Novozymes has launched Eversa Transform, the first commercially available enzymatic solution (a liquid lipase) to convert both glycerides and free fatty acids (FFA) into biodiesel. Biodiesel producers can thereby use cooking oil or other lower grade oils as biodiesel feedstock, reducing their raw material costs. The resulting enzymatic biodiesel is sold to the same trade specification as biodiesel created through traditional chemical processing.
Growing demand for vegetable oil in the food industry has resulted in increased prices, causing biodiesel producers to search for alternative—and more sustainable—feedstocks. Most of the oils currently used in biodiesel production are sourced from soybeans, palm or rapeseed, and typically contain less than 0.5% free fatty acids (FFA). Existing biodiesel process designs have difficulty handling oils containing more than 0.5% FFA—i.e., waste oils with high FFAs have not been a viable feedstock option.
The Eversa Transform reaction is carried out in a mixed batch tank operation. By controlling the reaction conditions, it is possible to ensure a minimum of FFA (typically around 2%) which is eliminated by a polishing step—e.g., a caustic wash step or a resin-catalyzed esterification.
|This figure shows the basic layout of the Novozymes enzymatic process. Recommended conditions for the enzyme reactor: 0.7% enzyme, 1.5 equivalent MeOH, 35°C/95°F, 2% water and 20 to 24 hours reaction time. Source: Novozymes. Click to enlarge.|
The enzymatic process eliminates the need for sodium methoxide, one of the most hazardous chemicals in traditional biodiesel plants. The significant reduction of harsh chemicals and by-products enhances safety for both personnel and the environment. The Eversa process does not use high pressure or temperature.
Eversa can work with a broad range of fatty materials as feedstock, but initial focus has been on used cooking oil, DDGS corn oil and fatty acid distillates.
The idea of enzymatic biodiesel is not new, but the costs involved have been too high for commercial viability,. Eversa changes this and enables biodiesel producers to finally work with waste oils and enjoy feedstock flexibility to avoid the pinch of volatile pricing.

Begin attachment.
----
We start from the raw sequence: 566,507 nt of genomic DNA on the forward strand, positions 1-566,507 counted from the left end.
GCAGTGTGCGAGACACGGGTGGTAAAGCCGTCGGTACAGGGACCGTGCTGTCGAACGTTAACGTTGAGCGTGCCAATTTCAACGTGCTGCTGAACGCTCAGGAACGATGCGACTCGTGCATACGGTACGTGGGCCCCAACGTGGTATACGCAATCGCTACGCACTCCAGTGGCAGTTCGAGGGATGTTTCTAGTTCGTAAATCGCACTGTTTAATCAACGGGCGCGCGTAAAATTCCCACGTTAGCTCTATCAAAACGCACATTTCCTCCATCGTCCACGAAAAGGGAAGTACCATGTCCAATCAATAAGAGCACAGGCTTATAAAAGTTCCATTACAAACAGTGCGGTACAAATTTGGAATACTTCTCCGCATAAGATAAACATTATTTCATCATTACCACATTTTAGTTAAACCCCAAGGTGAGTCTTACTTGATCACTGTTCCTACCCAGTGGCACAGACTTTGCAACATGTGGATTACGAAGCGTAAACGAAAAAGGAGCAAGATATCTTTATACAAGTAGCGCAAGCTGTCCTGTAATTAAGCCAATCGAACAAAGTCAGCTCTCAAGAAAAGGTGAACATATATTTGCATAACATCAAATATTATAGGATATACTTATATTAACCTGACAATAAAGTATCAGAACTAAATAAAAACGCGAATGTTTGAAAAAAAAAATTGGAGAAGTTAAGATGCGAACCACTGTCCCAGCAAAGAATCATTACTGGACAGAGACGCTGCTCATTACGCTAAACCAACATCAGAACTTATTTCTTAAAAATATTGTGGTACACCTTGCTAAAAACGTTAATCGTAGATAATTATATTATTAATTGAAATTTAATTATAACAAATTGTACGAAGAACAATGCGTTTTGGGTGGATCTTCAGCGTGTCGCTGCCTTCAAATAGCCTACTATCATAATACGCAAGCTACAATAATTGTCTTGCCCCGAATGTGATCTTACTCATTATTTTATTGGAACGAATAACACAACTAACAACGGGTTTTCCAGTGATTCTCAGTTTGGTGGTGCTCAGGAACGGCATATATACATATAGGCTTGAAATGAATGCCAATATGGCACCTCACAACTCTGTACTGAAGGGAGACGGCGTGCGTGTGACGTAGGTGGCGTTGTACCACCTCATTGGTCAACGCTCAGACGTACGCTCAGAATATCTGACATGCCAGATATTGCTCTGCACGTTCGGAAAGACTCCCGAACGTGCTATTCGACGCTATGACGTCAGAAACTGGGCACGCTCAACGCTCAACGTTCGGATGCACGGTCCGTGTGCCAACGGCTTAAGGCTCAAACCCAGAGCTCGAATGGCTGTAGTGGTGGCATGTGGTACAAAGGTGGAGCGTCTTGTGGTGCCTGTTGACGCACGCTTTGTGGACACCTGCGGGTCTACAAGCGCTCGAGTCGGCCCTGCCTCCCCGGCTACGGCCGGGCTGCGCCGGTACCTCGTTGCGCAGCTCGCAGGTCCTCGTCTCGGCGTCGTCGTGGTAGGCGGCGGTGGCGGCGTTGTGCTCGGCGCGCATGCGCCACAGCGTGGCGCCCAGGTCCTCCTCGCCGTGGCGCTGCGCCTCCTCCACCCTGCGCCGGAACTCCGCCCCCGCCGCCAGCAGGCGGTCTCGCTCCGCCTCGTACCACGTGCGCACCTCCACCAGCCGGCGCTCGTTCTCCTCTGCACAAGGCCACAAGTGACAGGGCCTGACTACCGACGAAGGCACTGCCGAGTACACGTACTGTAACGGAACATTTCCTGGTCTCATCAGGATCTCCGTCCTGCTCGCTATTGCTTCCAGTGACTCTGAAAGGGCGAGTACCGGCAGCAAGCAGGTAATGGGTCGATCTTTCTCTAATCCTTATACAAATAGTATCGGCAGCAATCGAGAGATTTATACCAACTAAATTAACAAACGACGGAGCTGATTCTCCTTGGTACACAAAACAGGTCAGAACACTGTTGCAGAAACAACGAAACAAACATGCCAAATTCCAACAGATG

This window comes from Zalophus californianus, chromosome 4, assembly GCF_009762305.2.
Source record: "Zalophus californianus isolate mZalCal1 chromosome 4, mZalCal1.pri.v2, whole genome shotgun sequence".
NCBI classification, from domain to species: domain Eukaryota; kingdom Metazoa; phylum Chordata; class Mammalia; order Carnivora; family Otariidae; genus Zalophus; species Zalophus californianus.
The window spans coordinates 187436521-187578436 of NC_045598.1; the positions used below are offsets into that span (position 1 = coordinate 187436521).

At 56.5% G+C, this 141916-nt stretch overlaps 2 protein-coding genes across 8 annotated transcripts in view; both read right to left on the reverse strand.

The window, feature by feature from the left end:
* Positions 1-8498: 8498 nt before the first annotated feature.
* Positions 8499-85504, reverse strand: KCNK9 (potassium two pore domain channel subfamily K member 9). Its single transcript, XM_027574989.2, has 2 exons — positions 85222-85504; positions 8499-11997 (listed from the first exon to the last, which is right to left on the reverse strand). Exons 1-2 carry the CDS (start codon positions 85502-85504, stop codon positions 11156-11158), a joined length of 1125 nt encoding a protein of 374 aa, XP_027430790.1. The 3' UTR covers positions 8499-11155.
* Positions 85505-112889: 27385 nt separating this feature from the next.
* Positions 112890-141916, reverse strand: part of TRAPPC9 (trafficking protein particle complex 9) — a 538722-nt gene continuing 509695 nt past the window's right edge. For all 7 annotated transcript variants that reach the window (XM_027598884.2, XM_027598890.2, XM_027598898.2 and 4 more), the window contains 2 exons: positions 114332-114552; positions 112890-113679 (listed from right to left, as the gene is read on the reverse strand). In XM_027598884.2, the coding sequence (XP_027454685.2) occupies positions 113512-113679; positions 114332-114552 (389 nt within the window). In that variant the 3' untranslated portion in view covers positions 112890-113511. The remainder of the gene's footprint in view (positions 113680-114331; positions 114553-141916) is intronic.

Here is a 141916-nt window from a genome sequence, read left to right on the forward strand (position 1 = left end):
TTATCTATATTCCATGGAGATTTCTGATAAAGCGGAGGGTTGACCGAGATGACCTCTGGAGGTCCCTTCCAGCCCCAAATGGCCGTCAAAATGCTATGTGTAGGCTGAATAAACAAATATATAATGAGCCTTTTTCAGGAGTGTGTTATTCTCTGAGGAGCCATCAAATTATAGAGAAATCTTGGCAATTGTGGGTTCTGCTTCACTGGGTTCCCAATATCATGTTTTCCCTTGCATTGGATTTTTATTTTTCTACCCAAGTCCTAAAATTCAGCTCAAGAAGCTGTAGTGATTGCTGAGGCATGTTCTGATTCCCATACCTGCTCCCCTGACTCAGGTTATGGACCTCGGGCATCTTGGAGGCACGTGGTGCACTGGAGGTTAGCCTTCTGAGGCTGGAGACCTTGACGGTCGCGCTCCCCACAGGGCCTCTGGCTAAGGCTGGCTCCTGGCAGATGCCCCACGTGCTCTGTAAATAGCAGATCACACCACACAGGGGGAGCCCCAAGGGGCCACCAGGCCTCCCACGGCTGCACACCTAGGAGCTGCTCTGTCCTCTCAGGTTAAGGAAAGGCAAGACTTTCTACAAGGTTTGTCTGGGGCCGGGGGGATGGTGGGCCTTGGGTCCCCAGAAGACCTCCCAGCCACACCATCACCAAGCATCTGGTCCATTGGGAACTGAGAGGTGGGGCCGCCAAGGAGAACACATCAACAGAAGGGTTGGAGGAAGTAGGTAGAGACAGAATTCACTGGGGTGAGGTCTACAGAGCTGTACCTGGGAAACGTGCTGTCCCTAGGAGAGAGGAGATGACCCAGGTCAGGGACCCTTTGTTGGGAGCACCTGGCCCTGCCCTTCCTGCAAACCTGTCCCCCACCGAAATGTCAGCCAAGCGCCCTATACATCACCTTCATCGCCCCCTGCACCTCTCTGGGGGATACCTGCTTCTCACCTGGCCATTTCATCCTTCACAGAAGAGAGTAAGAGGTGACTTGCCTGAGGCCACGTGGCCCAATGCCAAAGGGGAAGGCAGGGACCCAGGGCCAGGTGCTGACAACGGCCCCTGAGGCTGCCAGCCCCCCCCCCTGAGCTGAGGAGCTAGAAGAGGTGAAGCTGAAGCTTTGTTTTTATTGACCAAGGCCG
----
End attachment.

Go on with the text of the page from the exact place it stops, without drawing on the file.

The enzymatic process uses less energy, and the cost of waste oil as a feedstock is significantly lower than refined oils. A small number of plants have been producing biodiesel from waste oils using existing technologies. But this has not been cost-efficient until now, broadly speaking, as the waste oils have had to be refined before being processed using chemicals. We hope that our technology can unleash more of the potential in these lower grade feedstocks.—Frederik Mejlby, marketing director for Novozymes’ Grain Processing division
Two plants in the US—owned by Blue Sun Energy and Viesel Fuel—are using Novozymes enzymatic solutions for biodiesel production.
The process developed by Blue Sun for enzymatic transesterification improves the bottom line through lower costs and higher revenue.—Sean Lafferty, Vice President of Blue Sun Technology & New Business
Making the change from a chemical catalyst to the enzymatic process requires retrofitting in existing plants. Biodiesel producers looking to utilize Eversa will therefore have to invest time and resources to make the switch to the enzymatic process.
Novozymes’ engineering partners estimate that the resulting improved process economy indicates a payback time of three years or less, depending on the plant setup and feedstock savings potential in that region.